How to Administer a Performance Improvement Plan

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  • 1. Mary E. Wright, Editor How to Administer A Performance Improvement Plan Your personal shopper for HR news!
  • 2. • A written plan to improve What is a “performance improvement plan?” performance. PIP – It documents observed performance deficiencies or misconduct of an employee and – Provides guidance as to how the employee is to meet the employer’s expectations of Mary E. Wright, Editor
  • 3. Unequivocal Notice to the What is a “performance improvement plan?” employee of the PIP consequences for failure: – to improve and/or – meet those expectations. A PIP is considered an end stage disciplinary action; i.e., improve or Mary E. Wright, Editor
  • 4. What is the purpose of a • To: “performance improvement plan?” – Provide notice that the PIP employee is not meeting employer expectations; – Articulate steps or give instruction; – Identify consequences for failure to improve; and – Set deadline for Mary E. Wright, Editor
  • 5. No. The PIP need not be Must a written or verbal warning precede the PIP? preceded by a verbal or PIP written warning to the employee unless required by: -- Contract -- Written Policy -- Employer Past Mary E. Wright, Editor
  • 6. Moreover, if the employee Must a written or verbal warning precede the PIP? is “terminable at will,” no PIP verbal or written warning is required, and no PIP need be administered prior to termination. BUT: Juries like fair treatment = notice and an opportunity to Mary E. Wright, Editor
  • 7. A PIP should be: How is a PIP delivered to an employee? • In writing; and • Delivered in: PIP – a face to face; – witnessed; and – private meeting; Mary E. Wright, Editor
  • 8. A PIP must: What should the PIP contain? • Define the problem • Be particular PIP • Identify rule, policy or procedure, standard violated • State whether it is a performance issue or a behavior Mary E. Wright, Editor
  • 9. A PIP must: What should the PIP contain? • Define duties or behaviors PIP to be improved; • More than one issue? Establish priority in improvement; • Set immediate, short term and long range goals where appropriate; • Identify Mary E. Wright, Editor
  • 10. A PIP must: What should the PIP contain? Develop a plan of attack • What steps must be taken? PIP • Who will assist? • How and when is progress to be measured? • How is success or failure to be determined and by whom? Mary E. Wright, Editor
  • 11. There is no specific length How long is the PIP to be in place? defined by law. PIP • Long enough to: – realistically achieve stated goals. – demonstrate employer’s commitment and good faith. • Short enough to: – encourage employee Mary E. Wright, Editor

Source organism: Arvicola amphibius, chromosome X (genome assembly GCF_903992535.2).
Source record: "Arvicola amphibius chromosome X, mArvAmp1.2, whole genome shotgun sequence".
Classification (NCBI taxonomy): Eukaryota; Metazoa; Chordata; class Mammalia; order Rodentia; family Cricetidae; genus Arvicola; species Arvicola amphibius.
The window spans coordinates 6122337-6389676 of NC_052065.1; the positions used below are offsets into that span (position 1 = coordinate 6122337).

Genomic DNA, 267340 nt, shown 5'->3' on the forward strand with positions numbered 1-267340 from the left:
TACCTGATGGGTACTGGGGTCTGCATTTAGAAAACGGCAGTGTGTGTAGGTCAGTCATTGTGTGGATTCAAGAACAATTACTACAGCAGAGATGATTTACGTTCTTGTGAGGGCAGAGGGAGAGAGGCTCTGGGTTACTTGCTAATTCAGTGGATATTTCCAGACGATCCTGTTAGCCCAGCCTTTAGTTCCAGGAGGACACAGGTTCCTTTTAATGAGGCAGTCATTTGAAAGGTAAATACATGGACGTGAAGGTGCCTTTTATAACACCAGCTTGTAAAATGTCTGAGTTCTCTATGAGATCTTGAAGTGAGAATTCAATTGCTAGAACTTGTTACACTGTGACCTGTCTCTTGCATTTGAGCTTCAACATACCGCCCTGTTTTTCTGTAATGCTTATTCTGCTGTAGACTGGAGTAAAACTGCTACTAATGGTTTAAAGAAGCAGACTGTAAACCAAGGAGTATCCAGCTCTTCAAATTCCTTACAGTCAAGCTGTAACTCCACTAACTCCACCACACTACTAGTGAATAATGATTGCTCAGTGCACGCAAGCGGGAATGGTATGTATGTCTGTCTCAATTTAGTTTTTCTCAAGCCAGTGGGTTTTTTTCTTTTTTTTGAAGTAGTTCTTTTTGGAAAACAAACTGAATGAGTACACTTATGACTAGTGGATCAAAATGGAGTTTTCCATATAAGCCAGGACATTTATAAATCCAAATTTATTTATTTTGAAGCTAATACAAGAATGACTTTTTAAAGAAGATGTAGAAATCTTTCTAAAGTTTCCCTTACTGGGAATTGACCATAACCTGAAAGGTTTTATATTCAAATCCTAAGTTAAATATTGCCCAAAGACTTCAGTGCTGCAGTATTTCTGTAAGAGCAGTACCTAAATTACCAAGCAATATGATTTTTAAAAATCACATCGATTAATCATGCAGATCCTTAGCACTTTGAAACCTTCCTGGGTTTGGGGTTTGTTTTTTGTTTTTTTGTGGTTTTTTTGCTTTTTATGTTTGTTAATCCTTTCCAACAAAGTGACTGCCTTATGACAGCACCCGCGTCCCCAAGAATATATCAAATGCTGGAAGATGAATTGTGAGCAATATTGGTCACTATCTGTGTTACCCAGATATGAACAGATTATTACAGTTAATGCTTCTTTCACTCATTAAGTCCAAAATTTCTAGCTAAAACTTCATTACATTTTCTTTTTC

• 12. • Who signs? Who signs the PIP? – Supervisor who delivered PIP the PIP; – Witness to acknowledge his or her participation; – Human resources rep who created or reviewed PIP before it was given; Mary E. Wright, Editor
  • 13. • Who signs? Who signs the PIP? – Employee must be asked to PIP sign the document. – Supervisor must explain that execution signifies: • receipt of PIP; • explanation given to employee; • Employee’s opportunity to ask for clarification; and • Employee’s commitment to Mary E. Wright, Editor
  • 14. If the employee refuses to Who signs the PIP? sign the PIP, supervisor PIP should note: – “Employee Declined to Sign” beside the blank signature line. – Write down the employee’s reason if given. Inform employee of Mary E. Wright, Editor
  • 15. • Yes, if it is signed. Does the employee get a copy of the PIP? PIP • No, if it is not signed (unless the employee is covered by a collective bargaining agreement. In that case, employee may show the PIP to the union representative) Mary E. Wright, Editor
  • 16. • Absolutely Should the meeting be documented? • The witness is a note taker. • Record: PIP – Date, time, place, attendees and length of meeting – What was said by anyone in the room as close to verbatim as possible • Document is factual not Mary E. Wright, Editor
  • 17. • The employee’s personnel Where is the PIP stored? file. PIP • Copy attached to the meeting documentation: – Documentation and copy placed in a file separate from personnel file. – Separate file marked: “Prepared in anticipation of litigation.” – Stored by HR or legal Mary E. Wright, Editor
  • 18. Mary E. Wright, Editor Of course, nothing in California is that easy. there are all sorts of factual twists that can change the way this material applies in Your particular situation. Send questions or comments to: Mary Wright, Editor, HR Gazette Your personal shopper for HR news!
  • 19. Mary E. Wright, Editor Ubiquitous Disclaimer HR Gazette does not provide legal advice. The content of this slide deck is for informational purposes only. Before using this information – or any information you get over the Internet – consult your lawyer. Nothing takes the place of advice from a lawyer who knows you and your business, and who understands the laws of the state in which your business is located. Your personal shopper for HR news!